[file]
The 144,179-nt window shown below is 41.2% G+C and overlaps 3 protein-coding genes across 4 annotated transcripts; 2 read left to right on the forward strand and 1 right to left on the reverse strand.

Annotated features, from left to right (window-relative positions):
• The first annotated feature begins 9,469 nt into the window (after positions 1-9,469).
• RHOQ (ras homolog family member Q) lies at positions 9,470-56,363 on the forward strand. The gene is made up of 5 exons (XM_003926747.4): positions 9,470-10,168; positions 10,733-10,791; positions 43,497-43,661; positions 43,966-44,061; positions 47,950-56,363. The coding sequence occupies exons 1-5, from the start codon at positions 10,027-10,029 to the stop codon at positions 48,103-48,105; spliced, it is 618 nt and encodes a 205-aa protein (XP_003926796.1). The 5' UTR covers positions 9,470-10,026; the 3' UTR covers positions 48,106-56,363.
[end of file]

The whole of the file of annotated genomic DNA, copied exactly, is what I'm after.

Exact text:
The 144,179-nt window shown below is 41.2% G+C and overlaps 3 protein-coding genes across 4 annotated transcripts; 2 read left to right on the forward strand and 1 right to left on the reverse strand.

Annotated features, from left to right (window-relative positions):
• The first annotated feature begins 9,469 nt into the window (after positions 1-9,469).
• RHOQ (ras homolog family member Q) lies at positions 9,470-56,363 on the forward strand. The gene is made up of 5 exons (XM_003926747.4): positions 9,470-10,168; positions 10,733-10,791; positions 43,497-43,661; positions 43,966-44,061; positions 47,950-56,363. The coding sequence occupies exons 1-5, from the start codon at positions 10,027-10,029 to the stop codon at positions 48,103-48,105; spliced, it is 618 nt and encodes a 205-aa protein (XP_003926796.1). The 5' UTR covers positions 9,470-10,026; the 3' UTR covers positions 48,106-56,363.